Yard Birds at 5.6 - 11 Aug 2022


Never in my wildest dreams. I had the opportunity to try out a Sony 600mm f/4 GM lens with the 1.4TC in the yard. Wow, this lens is everything and more. Not only is it the lightest of the big primes (compared to Canon and Nikon) but it feels quite comfortable to hand-hold. And the focus is fast! With plenty of positive reviews there is no wonder that this lens is a dream purchase of all Sony wildlife photographers.

I will say the 15' mininum focusing distance is a bit of a downer. I spent a few minutes in the prairie and was unable to focus on any butterflies because they were too close. So, I gave the yard birds a try.

Its been awhile. It was sunny and warm with little humidity. The hint of autumn is approaching. Mourning Doves were basking in the mulch under the feeders and this fella posed nicely atop the neighbor's roof next door. 

A juvenile Bald Eagle soared overhead in the stratosphere. It was a speck, and initially thought to be a Golden Eagle until I was able to see white patches under the wings.

Northern Rough-winged Swallows are about as non-descript as possible. I was able to catch several birds circling over the house before landing on the power lines. The Sony a1's autofocus and tracking ability allowed me to capture many a spread wing despite the speed of these tiny birds.

For static subjects, like our Red Maple, the Sony 600mm f/4 provides ultrasharp detail, even at 30'.

A bedraggled Song Sparrow foraging in the shadows below the feeders.

One of our resident Mourning Doves.

Common Grackles raised young this year. An adult came by for a snack.

I had the chance to test the bokeh of this lens when a young male House Finch came in and perched on one of the shepherd's hook. I was shooting from 35' away.

I got to test the autofocusing capabilities of this lens with a Ruby-throated Hummingbird (female). Eye-Autofocus did not fail, even in flight!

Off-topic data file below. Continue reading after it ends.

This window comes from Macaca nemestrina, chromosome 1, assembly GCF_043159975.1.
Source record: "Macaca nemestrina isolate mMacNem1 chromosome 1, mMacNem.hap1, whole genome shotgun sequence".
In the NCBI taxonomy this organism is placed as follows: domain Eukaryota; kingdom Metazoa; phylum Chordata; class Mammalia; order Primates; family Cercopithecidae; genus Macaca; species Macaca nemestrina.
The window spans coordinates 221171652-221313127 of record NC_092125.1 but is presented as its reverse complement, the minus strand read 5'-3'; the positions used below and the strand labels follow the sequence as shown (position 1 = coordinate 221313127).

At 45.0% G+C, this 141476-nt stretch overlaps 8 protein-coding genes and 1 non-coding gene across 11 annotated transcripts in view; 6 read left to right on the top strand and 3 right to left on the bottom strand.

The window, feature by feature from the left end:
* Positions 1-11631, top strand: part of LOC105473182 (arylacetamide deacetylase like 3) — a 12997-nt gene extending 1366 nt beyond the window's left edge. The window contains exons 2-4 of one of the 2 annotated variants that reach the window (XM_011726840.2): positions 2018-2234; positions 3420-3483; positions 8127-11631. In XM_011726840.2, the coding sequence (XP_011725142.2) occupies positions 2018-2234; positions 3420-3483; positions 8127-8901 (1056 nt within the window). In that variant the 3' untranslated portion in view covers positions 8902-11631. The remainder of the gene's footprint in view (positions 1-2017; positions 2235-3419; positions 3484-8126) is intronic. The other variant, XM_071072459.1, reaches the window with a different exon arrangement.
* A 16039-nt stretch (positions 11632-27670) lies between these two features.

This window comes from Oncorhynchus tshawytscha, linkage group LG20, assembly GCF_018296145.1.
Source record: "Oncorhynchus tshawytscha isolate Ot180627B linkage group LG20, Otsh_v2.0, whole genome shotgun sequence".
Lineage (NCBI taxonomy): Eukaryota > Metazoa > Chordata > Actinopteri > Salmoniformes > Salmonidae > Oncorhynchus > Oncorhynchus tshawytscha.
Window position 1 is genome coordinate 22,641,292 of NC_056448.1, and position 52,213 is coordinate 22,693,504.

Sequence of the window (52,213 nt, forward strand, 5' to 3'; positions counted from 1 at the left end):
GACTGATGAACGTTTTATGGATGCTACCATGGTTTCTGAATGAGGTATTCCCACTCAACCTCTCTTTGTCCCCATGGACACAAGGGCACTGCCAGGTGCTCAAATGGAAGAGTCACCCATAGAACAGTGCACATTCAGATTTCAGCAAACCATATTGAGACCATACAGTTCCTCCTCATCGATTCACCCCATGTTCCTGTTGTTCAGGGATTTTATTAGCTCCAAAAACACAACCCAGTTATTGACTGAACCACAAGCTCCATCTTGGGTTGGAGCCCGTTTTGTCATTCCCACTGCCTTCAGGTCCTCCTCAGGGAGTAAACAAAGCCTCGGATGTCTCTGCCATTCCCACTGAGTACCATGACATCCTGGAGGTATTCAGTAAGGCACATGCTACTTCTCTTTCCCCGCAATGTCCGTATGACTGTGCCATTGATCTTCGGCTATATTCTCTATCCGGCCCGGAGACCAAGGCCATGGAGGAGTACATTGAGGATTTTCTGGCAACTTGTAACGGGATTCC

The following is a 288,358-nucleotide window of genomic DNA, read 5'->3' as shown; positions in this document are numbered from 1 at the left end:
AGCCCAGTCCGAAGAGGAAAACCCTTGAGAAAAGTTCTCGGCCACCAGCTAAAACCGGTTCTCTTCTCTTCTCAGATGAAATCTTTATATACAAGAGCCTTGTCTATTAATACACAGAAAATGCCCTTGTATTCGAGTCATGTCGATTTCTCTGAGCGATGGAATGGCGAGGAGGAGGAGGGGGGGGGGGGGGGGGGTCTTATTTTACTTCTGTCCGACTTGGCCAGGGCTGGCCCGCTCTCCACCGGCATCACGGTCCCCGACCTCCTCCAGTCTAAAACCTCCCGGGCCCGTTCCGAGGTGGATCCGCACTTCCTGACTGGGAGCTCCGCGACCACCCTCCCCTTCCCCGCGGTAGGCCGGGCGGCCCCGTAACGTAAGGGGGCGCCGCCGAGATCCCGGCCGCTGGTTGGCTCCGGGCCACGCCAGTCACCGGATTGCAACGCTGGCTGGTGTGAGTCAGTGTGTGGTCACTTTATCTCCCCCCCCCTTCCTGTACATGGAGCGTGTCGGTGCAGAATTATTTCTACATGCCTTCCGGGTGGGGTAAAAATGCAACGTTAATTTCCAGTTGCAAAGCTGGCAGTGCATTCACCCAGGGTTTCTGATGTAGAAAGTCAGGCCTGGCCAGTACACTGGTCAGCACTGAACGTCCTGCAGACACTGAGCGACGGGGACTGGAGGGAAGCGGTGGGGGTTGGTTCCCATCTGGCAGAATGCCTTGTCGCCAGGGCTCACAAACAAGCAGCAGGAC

Baby Northern Cardinals are frolicking in the bushes all day long and even come out for a moment or two.

Another House Finch (young male).

I had been worried that such a lens would inhibit my ability  to move around in the field. How would I carry it? How heavy is it to hand-hold? Can I ride my bike at Pt. Mouillee with it? Will I be forced to leave my scope at home? Well, the answer to all of these questions were in the positive!

I needed to check how transportable the lens is, so I mounted the bike with my Cotton Carrier harness, the a1/600mm lens, a 100-400mm lens and Sony a9 attached to the side holster, binoculars, and scope/tripod/backpack. I made a short ride out to the ponds in front of Bridgewater and found that the entire 30+ pounds of added weight were nicely balanced and allowed freedom to pedal and steer!

A pair of Double-crested Cormorants were on the grass and offered some nice, creamy-smooth images even in low-light and at ISO 3200.

Three Mallard were nearby and the closest allowed a few pics.

Canada Goose posing for a head-shot.

The lens fits nicely in my Cotton Carrier (I tuck it in the top rather than using the mounting cleat) and it stays vertical with the camera barely touching my chin so its actually EASIER to ride the bike without the lens wanting to swivel to a horizontal position (a problem I had w/ the A1 + 200-600mm lens). The scope can still be carried mounted to the backpack/tripod so no worries there, either. I can switch between scope and camera should I need to use the tripod, so I'm even more happy.

Having only used it for less than 2 hours I am already convinced that this lens is a keeper. Image quality is beautiful, and coupled with the Sony a1 the images are razor sharp. High-ISO (up to ISO 3200) and ultra-fast autofocus will allow me more captures at 1/4000 sec. in lower light. Time to sell a kidney!

Must. Keep. Lens.


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